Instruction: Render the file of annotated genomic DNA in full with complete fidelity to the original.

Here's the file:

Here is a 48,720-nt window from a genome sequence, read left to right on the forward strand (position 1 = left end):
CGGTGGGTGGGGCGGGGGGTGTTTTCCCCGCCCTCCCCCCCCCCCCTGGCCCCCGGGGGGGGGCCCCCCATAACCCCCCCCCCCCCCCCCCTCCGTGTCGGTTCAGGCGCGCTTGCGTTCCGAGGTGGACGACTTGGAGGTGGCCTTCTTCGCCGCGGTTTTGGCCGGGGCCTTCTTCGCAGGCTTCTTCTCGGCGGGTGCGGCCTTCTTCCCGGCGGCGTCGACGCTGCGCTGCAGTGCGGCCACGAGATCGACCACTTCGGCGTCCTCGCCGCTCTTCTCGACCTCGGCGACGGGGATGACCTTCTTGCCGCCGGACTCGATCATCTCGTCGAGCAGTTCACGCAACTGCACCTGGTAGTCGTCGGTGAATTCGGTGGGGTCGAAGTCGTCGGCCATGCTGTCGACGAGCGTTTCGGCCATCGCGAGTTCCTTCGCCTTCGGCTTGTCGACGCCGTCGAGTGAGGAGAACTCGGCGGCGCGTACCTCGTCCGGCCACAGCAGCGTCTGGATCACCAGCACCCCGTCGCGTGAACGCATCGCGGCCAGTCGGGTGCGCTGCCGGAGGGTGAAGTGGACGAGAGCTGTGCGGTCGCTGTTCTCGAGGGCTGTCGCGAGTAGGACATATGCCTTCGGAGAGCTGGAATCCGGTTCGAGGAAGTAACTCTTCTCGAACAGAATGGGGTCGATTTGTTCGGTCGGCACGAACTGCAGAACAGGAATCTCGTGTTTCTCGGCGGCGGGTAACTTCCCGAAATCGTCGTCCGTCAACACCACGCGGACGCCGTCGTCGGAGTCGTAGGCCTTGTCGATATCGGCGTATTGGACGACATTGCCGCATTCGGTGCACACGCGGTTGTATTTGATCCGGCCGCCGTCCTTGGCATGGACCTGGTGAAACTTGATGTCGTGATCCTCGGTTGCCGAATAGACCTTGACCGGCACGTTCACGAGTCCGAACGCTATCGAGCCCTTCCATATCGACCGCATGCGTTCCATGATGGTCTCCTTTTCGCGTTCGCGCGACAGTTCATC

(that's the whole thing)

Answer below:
Here is a 48,720-nt window from a genome sequence, read left to right on the forward strand (position 1 = left end):
CGGTGGGTGGGGCGGGGGGTGTTTTCCCCGCCCTCCCCCCCCCCCCTGGCCCCCGGGGGGGGGCCCCCCATAACCCCCCCCCCCCCCCCCCTCCGTGTCGGTTCAGGCGCGCTTGCGTTCCGAGGTGGACGACTTGGAGGTGGCCTTCTTCGCCGCGGTTTTGGCCGGGGCCTTCTTCGCAGGCTTCTTCTCGGCGGGTGCGGCCTTCTTCCCGGCGGCGTCGACGCTGCGCTGCAGTGCGGCCACGAGATCGACCACTTCGGCGTCCTCGCCGCTCTTCTCGACCTCGGCGACGGGGATGACCTTCTTGCCGCCGGACTCGATCATCTCGTCGAGCAGTTCACGCAACTGCACCTGGTAGTCGTCGGTGAATTCGGTGGGGTCGAAGTCGTCGGCCATGCTGTCGACGAGCGTTTCGGCCATCGCGAGTTCCTTCGCCTTCGGCTTGTCGACGCCGTCGAGTGAGGAGAACTCGGCGGCGCGTACCTCGTCCGGCCACAGCAGCGTCTGGATCACCAGCACCCCGTCGCGTGAACGCATCGCGGCCAGTCGGGTGCGCTGCCGGAGGGTGAAGTGGACGAGAGCTGTGCGGTCGCTGTTCTCGAGGGCTGTCGCGAGTAGGACATATGCCTTCGGAGAGCTGGAATCCGGTTCGAGGAAGTAACTCTTCTCGAACAGAATGGGGTCGATTTGTTCGGTCGGCACGAACTGCAGAACAGGAATCTCGTGTTTCTCGGCGGCGGGTAACTTCCCGAAATCGTCGTCCGTCAACACCACGCGGACGCCGTCGTCGGAGTCGTAGGCCTTGTCGATATCGGCGTATTGGACGACATTGCCGCATTCGGTGCACACGCGGTTGTATTTGATCCGGCCGCCGTCCTTGGCATGGACCTGGTGAAACTTGATGTCGTGATCCTCGGTTGCCGAATAGACCTTGACCGGCACGTTCACGAGTCCGAACGCTATCGAGCCCTTCCATATCGACCGCATGCGTTCCATGATGGTCTCCTTTTCGCGTTCGCGCGACAGTTCATC